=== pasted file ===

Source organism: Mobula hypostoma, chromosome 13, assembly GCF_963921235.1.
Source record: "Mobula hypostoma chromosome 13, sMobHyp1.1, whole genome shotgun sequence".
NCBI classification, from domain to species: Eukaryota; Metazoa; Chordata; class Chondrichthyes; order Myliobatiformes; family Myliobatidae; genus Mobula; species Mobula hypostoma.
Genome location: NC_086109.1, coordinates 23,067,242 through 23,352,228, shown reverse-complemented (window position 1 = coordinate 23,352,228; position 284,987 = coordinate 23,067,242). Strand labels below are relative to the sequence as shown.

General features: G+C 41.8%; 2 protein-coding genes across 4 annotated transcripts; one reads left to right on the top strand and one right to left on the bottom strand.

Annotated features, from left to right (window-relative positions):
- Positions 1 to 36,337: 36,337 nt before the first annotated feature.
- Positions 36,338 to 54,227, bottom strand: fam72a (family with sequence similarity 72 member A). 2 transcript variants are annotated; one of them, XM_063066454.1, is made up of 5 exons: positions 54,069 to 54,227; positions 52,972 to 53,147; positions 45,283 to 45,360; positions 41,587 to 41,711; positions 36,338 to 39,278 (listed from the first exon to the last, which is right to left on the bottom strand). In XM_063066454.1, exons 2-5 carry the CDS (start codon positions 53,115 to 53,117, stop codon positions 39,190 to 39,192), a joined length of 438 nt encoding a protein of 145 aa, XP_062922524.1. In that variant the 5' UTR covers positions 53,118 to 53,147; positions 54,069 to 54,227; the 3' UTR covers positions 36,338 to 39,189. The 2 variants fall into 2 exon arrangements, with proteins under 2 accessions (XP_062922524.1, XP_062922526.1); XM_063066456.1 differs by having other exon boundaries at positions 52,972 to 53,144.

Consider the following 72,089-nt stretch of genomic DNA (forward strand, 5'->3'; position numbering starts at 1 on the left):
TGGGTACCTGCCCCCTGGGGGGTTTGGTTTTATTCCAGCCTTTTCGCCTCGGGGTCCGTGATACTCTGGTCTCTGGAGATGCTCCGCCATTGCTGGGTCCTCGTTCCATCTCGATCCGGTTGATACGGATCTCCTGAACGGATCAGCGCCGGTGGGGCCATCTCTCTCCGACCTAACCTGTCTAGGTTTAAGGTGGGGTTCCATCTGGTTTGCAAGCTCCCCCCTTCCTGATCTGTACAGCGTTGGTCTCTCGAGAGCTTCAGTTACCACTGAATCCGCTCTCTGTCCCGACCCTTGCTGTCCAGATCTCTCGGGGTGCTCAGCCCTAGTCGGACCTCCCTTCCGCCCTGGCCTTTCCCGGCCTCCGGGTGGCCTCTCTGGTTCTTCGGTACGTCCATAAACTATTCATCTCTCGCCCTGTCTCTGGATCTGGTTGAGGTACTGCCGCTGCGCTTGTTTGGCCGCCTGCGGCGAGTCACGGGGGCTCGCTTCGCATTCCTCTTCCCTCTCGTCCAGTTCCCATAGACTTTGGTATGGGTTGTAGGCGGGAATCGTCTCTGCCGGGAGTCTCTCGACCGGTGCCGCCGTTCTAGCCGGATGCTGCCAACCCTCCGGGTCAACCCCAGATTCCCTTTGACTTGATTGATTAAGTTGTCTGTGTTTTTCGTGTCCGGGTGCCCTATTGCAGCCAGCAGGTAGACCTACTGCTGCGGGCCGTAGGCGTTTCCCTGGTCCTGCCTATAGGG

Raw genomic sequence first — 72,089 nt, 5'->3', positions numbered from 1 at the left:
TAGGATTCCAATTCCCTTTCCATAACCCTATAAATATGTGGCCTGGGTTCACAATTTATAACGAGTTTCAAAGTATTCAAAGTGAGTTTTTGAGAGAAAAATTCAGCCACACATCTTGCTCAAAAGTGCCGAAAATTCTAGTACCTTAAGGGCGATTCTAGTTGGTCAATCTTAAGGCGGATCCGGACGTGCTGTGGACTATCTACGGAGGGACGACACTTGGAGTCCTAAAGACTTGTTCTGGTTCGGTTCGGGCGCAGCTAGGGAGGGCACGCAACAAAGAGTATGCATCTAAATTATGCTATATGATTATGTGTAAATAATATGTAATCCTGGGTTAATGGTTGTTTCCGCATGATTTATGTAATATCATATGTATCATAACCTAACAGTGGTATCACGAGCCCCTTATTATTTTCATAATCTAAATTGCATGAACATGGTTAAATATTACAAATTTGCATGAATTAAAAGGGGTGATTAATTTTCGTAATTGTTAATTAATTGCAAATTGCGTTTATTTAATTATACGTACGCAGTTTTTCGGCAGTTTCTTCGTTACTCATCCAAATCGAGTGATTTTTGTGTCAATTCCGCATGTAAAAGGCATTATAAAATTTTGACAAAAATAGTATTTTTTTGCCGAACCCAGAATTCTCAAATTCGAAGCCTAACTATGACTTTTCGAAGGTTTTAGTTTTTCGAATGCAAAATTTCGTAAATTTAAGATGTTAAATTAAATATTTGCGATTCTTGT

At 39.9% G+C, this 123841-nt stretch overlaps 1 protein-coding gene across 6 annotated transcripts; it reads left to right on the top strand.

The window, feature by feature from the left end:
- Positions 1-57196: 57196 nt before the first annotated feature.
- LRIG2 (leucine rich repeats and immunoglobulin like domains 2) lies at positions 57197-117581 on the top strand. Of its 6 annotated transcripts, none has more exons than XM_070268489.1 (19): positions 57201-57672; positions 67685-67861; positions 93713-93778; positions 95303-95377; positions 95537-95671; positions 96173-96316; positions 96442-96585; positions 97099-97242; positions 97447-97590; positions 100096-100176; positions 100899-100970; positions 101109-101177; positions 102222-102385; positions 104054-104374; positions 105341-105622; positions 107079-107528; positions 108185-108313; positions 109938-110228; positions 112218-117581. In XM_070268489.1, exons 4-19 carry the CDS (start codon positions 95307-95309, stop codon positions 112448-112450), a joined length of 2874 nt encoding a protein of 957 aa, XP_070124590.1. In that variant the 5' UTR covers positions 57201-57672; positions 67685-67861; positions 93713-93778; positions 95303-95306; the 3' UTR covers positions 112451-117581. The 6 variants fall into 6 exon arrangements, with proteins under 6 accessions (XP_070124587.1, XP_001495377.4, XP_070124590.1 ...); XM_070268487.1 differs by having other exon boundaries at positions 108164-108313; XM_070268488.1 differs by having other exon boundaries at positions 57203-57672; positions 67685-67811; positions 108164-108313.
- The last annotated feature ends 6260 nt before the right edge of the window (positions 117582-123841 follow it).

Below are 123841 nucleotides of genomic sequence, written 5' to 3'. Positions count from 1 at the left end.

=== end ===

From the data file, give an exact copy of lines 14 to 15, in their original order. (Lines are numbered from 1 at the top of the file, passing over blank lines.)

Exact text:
The window, feature by feature from the left end:
- Positions 1-57196: 57196 nt before the first annotated feature.